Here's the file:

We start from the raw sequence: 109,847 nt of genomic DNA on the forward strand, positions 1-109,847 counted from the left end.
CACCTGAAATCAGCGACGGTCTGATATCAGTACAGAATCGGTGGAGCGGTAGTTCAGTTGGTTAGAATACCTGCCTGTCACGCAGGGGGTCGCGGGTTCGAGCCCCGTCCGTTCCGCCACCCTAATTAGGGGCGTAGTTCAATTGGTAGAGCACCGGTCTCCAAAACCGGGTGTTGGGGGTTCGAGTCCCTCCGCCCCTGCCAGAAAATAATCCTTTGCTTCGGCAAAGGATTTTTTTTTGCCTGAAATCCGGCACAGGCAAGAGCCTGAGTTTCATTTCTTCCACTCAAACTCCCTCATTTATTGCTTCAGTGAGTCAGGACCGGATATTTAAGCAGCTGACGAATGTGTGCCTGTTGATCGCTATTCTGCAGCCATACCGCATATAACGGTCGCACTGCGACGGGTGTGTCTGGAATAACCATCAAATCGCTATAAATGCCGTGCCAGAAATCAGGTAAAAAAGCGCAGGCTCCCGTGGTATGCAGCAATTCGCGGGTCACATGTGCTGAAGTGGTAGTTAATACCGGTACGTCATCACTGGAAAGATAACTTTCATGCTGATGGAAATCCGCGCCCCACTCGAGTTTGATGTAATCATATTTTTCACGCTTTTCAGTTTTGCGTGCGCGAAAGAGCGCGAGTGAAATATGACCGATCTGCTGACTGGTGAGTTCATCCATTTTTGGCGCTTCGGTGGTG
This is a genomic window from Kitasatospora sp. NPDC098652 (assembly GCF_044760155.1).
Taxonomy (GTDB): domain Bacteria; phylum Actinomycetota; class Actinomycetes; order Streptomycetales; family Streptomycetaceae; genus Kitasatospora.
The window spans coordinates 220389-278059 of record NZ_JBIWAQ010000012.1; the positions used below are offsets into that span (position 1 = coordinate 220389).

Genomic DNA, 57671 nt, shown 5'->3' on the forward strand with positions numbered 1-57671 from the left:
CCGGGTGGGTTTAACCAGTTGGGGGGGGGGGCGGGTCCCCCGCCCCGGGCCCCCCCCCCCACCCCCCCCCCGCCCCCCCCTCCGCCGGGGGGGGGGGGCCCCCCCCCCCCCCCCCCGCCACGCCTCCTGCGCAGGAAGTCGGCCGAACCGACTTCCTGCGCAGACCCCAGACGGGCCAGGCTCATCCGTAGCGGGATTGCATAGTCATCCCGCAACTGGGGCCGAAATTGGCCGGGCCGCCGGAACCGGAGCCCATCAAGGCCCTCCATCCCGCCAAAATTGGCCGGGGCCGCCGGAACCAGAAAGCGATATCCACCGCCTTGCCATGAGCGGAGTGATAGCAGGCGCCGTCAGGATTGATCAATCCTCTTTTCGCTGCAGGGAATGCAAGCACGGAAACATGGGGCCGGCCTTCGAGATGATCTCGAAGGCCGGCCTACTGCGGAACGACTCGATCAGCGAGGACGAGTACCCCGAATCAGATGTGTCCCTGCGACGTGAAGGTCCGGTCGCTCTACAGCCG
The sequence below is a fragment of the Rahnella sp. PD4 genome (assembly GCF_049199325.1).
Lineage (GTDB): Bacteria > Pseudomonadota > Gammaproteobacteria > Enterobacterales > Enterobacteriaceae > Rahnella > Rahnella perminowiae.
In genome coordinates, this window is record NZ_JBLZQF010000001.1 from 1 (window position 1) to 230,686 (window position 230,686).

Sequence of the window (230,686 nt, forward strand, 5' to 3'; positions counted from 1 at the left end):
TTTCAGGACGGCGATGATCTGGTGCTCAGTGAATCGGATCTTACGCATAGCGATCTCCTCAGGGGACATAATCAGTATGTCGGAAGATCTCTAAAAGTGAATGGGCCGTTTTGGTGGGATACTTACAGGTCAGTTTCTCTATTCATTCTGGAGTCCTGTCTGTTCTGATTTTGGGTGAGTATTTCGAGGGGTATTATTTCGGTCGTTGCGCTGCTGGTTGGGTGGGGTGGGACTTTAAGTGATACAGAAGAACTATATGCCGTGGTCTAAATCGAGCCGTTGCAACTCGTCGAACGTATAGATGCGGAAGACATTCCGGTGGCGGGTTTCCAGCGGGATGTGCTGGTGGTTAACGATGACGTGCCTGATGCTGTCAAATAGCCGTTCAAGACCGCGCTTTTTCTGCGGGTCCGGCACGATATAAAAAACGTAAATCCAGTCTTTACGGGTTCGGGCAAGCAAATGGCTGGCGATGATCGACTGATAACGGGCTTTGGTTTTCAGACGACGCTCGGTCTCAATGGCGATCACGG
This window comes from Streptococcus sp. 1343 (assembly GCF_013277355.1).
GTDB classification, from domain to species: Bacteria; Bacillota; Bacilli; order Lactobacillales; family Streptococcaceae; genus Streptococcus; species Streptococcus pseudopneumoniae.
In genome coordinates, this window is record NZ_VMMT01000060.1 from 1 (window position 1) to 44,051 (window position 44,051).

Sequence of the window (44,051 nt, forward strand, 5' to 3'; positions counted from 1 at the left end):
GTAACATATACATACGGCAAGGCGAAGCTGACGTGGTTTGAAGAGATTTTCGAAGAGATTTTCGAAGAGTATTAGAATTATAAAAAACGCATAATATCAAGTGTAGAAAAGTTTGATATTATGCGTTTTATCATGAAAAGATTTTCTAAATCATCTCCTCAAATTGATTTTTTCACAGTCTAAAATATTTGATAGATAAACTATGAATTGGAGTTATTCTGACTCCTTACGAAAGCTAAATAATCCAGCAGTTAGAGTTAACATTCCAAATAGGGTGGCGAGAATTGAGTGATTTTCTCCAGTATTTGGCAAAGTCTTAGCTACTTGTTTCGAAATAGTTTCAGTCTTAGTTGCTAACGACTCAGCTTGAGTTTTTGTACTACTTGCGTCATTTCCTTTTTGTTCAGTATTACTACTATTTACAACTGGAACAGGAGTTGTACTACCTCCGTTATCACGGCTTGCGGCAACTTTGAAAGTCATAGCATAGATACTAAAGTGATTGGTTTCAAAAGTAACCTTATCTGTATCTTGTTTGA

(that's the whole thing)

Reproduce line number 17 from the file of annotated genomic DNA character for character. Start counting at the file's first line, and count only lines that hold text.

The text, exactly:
GTAACATATACATACGGCAAGGCGAAGCTGACGTGGTTTGAAGAGATTTTCGAAGAGATTTTCGAAGAGTATTAGAATTATAAAAAACGCATAATATCAAGTGTAGAAAAGTTTGATATTATGCGTTTTATCATGAAAAGATTTTCTAAATCATCTCCTCAAATTGATTTTTTCACAGTCTAAAATATTTGATAGATAAACTATGAATTGGAGTTATTCTGACTCCTTACGAAAGCTAAATAATCCAGCAGTTAGAGTTAACATTCCAAATAGGGTGGCGAGAATTGAGTGATTTTCTCCAGTATTTGGCAAAGTCTTAGCTACTTGTTTCGAAATAGTTTCAGTCTTAGTTGCTAACGACTCAGCTTGAGTTTTTGTACTACTTGCGTCATTTCCTTTTTGTTCAGTATTACTACTATTTACAACTGGAACAGGAGTTGTACTACCTCCGTTATCACGGCTTGCGGCAACTTTGAAAGTCATAGCATAGATACTAAAGTGATTGGTTTCAAAAGTAACCTTATCTGTATCTTGTTTGA